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My entire life, I’ve only received two mixtapes, and given the same amount. Neither is anywhere near as emotionally weighted as Sheffield’s. Yet, I know what it’s like when music is forever linked to a time, person, or place. I can’t hear Katy Perry’s “Firework” without being transported back to watching Pittsburgh’s Fourth of July fireworks with a girl by the name of Julie, the two of us cuddling and, when we could tear our eyes away from the show in the sky, kissing.

Were I Rob Sheffield, though, I would have perfect recall of everything about that night, as well as that girl. I envy him for his memory capabilities at the same time as I pity him. Because, were I him, I also would remember the day the first girl I ever truly loved dumped me. I was naked when it happened, as she’d had sex with me one last time mere moments before. I’ve had the good fortune of remembering mainly the happy moments I’ve spent with the girls I’ve dated; they’re sad in their own right, but it’s better than the alternative.

For Sheffield, though, even the good memories are poisoned with the knowledge of the horror that would come. His wife, of only 5 years, died, and every mixtape is a field of landmines. Even if he sidesteps them all, just the knowledge that they’re there, and will always be there, is enough to inflict its own sort of pain.

And Sheffield describes these memories of his so vividly, so extensively, it makes Love is a Mixtape as close to being in his head, to living through all that he has, that one can get without actually being him. The result is a memoir that gets pretty dire and hard to read, yet is so raw that you feel like turning away would just be adding insult to injury.

Sheffield may’ve come out okay on the other end, but he fought a war to get there, and it doesn’t sound like he’ll ever outgrow the horrific flashbacks it’s left him with. That he can live with that, however, is as life and love affirming as one can get.

Travis_J_Smith’s #CBR5 Review #159: So B. It by Sarah Weeks

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Weeks, I like a story about society’s lovable outcasts as much as the next person. Forrest Gump, for instance, is one of my favorite movies. Conversely, however, I don’t like feeling as if my emotions are being manipulated, and that is the impression I got from your novel, So B. It. Heidi, our narrator, has a mother who’s mentally disabled. She knows only 23 words, goes by the name So B. It (making Heidi, Heidi It), and is not fit to raise Heidi on her own.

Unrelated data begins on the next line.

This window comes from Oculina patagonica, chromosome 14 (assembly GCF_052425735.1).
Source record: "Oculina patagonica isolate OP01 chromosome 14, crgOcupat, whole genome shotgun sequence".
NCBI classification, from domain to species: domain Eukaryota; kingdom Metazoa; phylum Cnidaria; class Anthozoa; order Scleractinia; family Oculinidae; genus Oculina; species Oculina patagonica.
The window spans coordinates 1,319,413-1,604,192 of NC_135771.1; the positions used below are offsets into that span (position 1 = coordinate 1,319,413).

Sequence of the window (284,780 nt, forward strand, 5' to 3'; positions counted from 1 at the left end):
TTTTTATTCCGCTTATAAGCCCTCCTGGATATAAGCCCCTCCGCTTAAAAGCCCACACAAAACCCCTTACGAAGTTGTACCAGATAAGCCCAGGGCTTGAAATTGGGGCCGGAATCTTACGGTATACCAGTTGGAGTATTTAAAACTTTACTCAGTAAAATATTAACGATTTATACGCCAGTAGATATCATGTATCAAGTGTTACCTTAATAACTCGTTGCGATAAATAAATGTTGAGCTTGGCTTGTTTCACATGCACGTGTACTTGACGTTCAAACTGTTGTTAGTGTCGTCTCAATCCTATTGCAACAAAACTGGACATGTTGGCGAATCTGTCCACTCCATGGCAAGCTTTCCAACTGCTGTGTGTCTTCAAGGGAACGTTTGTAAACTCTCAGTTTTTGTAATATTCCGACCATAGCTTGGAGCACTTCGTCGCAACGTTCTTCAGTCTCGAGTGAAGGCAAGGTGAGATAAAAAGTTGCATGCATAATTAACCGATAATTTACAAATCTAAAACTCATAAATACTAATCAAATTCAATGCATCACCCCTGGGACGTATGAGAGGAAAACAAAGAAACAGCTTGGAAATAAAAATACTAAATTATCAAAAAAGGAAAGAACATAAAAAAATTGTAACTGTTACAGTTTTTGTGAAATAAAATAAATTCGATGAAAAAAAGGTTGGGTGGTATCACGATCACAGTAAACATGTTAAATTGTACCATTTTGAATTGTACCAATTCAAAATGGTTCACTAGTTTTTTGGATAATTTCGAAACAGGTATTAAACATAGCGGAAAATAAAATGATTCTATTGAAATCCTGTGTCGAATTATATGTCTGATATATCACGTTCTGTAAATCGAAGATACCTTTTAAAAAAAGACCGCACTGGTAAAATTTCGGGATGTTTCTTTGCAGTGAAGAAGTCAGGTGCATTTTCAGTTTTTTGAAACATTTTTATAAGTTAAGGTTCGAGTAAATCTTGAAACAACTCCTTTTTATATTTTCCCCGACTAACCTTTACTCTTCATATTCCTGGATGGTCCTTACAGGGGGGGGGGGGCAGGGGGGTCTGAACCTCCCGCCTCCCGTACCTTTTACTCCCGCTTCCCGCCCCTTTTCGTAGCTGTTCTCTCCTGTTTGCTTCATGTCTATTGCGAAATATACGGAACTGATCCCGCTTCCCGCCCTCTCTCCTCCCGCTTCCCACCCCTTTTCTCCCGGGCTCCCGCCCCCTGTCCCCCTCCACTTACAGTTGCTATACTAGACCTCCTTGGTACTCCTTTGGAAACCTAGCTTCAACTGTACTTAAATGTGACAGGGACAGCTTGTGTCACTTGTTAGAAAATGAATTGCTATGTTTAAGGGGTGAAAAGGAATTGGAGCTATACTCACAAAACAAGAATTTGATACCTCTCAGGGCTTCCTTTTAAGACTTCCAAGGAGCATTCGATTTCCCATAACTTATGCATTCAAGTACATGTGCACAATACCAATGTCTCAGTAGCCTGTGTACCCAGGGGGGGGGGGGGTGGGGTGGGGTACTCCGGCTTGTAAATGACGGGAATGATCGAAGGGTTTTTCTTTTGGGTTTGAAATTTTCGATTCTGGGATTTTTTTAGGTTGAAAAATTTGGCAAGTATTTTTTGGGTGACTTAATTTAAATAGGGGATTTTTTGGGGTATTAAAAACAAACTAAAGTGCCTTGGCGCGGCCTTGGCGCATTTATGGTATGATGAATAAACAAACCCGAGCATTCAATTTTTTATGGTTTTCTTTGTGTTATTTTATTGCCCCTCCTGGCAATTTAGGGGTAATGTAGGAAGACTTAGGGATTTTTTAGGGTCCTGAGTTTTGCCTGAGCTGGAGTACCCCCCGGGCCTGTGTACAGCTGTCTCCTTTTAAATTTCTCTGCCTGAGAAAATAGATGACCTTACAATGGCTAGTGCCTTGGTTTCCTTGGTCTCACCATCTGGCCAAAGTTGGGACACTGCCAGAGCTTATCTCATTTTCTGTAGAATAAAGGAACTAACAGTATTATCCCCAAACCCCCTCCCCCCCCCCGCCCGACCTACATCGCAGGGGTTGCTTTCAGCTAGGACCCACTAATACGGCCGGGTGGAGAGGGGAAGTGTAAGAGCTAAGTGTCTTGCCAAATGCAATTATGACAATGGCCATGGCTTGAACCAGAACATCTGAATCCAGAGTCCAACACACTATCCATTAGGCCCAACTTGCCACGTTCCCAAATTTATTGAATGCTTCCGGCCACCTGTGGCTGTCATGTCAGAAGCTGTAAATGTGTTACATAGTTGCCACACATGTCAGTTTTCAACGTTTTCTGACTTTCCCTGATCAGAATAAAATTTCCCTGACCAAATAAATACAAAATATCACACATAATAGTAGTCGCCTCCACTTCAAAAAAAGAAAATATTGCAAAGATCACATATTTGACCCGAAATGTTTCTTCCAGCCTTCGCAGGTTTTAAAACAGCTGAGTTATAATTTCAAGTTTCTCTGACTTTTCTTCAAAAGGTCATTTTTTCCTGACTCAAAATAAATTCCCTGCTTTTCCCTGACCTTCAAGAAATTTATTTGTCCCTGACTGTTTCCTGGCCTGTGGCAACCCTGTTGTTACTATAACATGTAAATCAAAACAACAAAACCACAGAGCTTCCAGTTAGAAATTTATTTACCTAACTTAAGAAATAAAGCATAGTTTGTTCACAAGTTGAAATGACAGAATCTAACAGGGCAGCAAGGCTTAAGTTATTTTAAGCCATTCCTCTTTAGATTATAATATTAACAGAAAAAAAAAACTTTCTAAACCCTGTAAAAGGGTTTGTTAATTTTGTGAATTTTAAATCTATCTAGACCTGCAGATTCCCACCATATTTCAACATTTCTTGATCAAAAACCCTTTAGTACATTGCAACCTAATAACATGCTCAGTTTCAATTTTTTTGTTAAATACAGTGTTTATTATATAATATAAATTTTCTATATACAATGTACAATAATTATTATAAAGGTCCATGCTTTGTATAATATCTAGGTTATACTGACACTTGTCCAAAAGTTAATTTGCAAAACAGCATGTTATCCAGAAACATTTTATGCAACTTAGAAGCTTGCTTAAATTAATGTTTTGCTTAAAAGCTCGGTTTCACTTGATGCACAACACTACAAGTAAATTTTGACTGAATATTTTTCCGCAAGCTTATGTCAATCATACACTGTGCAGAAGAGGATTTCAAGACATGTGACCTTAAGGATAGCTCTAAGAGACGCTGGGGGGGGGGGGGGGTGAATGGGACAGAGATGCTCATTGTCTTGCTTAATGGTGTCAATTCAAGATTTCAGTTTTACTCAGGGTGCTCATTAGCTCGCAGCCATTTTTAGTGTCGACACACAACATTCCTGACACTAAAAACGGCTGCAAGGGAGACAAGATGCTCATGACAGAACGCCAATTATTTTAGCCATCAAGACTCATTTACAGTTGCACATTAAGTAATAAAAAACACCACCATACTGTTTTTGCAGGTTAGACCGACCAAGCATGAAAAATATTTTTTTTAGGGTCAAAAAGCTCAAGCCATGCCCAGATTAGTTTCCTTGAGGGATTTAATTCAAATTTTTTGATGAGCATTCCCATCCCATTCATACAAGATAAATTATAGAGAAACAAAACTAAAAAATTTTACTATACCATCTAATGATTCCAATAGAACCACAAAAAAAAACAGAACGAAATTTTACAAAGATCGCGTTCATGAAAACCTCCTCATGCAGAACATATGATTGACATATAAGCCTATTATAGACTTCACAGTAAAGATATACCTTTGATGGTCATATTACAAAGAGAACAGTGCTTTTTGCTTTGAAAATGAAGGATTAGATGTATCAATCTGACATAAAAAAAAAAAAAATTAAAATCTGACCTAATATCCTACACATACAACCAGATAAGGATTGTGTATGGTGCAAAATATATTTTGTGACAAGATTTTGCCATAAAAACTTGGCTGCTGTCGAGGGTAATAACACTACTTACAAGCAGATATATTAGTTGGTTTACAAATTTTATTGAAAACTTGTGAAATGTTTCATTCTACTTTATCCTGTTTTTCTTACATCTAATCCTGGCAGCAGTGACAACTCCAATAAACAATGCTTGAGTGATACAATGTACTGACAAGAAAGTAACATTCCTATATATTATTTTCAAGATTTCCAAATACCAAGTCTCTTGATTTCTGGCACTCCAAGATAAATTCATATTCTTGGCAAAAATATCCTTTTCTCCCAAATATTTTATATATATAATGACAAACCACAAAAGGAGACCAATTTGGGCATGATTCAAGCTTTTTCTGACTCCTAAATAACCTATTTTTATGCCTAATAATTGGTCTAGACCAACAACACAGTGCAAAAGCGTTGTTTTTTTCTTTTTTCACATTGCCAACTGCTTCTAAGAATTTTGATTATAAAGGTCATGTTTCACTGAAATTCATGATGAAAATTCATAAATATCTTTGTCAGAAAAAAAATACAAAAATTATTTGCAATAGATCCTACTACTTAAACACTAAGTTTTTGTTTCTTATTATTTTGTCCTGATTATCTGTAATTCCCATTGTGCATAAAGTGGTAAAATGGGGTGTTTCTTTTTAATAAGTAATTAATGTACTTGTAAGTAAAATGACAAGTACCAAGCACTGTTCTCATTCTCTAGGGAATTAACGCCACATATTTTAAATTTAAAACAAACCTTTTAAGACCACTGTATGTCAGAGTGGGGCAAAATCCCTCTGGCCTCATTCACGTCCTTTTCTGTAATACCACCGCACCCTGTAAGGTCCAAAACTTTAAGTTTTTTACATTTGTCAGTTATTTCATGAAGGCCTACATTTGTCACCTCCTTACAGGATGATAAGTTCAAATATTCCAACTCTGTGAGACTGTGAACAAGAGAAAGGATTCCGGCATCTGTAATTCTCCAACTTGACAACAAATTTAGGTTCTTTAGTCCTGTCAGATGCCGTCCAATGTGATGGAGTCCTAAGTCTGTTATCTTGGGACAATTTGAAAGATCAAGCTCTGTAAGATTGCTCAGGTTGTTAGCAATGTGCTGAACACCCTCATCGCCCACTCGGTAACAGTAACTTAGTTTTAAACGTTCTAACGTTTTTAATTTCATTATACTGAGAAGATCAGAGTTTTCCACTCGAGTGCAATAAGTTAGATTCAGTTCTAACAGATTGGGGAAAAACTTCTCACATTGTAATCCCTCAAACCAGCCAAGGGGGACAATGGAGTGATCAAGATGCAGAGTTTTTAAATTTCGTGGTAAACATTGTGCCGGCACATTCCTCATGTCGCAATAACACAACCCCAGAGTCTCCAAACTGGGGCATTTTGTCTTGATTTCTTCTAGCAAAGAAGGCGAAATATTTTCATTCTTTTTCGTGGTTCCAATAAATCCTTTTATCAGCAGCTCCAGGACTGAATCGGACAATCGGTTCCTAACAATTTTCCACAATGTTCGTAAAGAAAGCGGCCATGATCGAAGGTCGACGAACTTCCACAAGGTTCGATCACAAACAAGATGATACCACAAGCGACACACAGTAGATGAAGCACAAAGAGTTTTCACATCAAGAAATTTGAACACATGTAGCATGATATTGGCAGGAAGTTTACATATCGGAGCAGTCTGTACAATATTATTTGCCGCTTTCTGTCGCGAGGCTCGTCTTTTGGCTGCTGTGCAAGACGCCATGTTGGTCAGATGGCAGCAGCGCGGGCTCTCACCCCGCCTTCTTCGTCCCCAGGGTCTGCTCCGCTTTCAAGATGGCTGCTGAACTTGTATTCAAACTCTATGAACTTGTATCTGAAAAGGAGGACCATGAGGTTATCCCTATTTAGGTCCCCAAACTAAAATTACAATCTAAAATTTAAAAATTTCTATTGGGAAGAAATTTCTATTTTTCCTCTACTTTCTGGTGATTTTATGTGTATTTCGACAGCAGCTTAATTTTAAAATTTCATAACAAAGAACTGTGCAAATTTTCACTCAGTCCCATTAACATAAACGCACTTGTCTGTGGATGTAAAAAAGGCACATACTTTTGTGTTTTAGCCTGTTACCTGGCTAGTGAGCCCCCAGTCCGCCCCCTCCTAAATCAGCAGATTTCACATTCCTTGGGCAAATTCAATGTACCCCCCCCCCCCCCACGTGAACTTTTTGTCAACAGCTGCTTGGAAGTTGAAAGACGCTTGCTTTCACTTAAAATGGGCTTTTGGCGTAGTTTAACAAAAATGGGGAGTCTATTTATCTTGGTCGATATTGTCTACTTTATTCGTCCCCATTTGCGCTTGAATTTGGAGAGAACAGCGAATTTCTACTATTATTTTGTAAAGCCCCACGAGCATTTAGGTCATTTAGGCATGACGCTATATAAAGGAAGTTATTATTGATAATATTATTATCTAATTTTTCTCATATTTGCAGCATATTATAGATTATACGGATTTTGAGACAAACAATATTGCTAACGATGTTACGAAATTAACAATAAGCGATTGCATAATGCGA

How does Heidi grow up to be a relatively normal and well-adjusted child, though, despite her genes making that a miracle in its own right? An agoraphobic woman by the name of Bernadette cares for them. How does she pay her bills, as well as theirs, when she’s incapable of leaving the apartment, even to help Heidi, who’s like a daughter to her? From what I remember, Weeks never bothers to answer that.

What’s important is Heidi grows up with a mentally disabled mother, and an agoraphobic woman who handles the motherly duties that mother cannot. In Chuck Lorre’s hands, this would make for the perfect sitcom, which I think I would prefer to this more serious take on it, given the unlikelihood of such a living situation working out.

Especially when Bernadette allows Heidi, who’s only 12 years old, take a cross-country trip on her own, which isn’t even legal at her age, which Bernadette is aware of when she decides to give in and let her go. She can barely scrounge up enough money for Heidi to afford the cab she plans on taking to her destination after she gets off the bus. Not to worry, though; Heidi can get by with a string of luck that I’m fairly certain is, more or less, mathematically impossible.  At first I thought she was some sort of Rain Man, given what her mother’s like, but her “luck” was not limited to counting and the like, so there went there went that hypothesis.

No, Heidi is just unbelievably lucky… until she isn’t any longer, and her “luck” is seemingly passed on to someone else. In short, were it not for her “luck,” which is what helped her acquire the money for the bus, and Bernadette not being against child endangerment, Heidi’s journey to figure out the meaning of her mother’s word “soof” would’ve ended before, well… before she could say “soof.” The journey itself, once you get past that, makes for a nice enough little story, but that is a lot to get past. I couldn’t. Then again, maybe you can, and if you think so, then go ahead and read it. I see no reason why you shouldn’t like it.